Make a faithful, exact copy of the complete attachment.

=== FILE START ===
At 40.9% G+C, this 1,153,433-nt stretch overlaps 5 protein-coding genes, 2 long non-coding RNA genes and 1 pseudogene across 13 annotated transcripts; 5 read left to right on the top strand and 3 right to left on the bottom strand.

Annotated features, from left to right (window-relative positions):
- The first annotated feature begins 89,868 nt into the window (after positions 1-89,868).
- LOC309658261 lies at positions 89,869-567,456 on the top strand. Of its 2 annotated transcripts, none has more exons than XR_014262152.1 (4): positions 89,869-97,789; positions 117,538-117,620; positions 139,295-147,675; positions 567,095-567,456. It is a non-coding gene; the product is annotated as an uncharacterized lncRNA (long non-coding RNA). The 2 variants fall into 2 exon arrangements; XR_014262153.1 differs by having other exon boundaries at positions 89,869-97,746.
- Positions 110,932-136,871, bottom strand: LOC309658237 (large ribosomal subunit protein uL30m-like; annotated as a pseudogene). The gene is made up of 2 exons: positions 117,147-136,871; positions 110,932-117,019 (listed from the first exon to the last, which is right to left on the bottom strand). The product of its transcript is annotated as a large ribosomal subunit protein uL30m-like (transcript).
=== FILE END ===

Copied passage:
At 40.9% G+C, this 1,153,433-nt stretch overlaps 5 protein-coding genes, 2 long non-coding RNA genes and 1 pseudogene across 13 annotated transcripts; 5 read left to right on the top strand and 3 right to left on the bottom strand.

Annotated features, from left to right (window-relative positions):
- The first annotated feature begins 89,868 nt into the window (after positions 1-89,868).
- LOC309658261 lies at positions 89,869-567,456 on the top strand. Of its 2 annotated transcripts, none has more exons than XR_014262152.1 (4): positions 89,869-97,789; positions 117,538-117,620; positions 139,295-147,675; positions 567,095-567,456. It is a non-coding gene; the product is annotated as an uncharacterized lncRNA (long non-coding RNA). The 2 variants fall into 2 exon arrangements; XR_014262153.1 differs by having other exon boundaries at positions 89,869-97,746.
- Positions 110,932-136,871, bottom strand: LOC309658237 (large ribosomal subunit protein uL30m-like; annotated as a pseudogene). The gene is made up of 2 exons: positions 117,147-136,871; positions 110,932-117,019 (listed from the first exon to the last, which is right to left on the bottom strand). The product of its transcript is annotated as a large ribosomal subunit protein uL30m-like (transcript).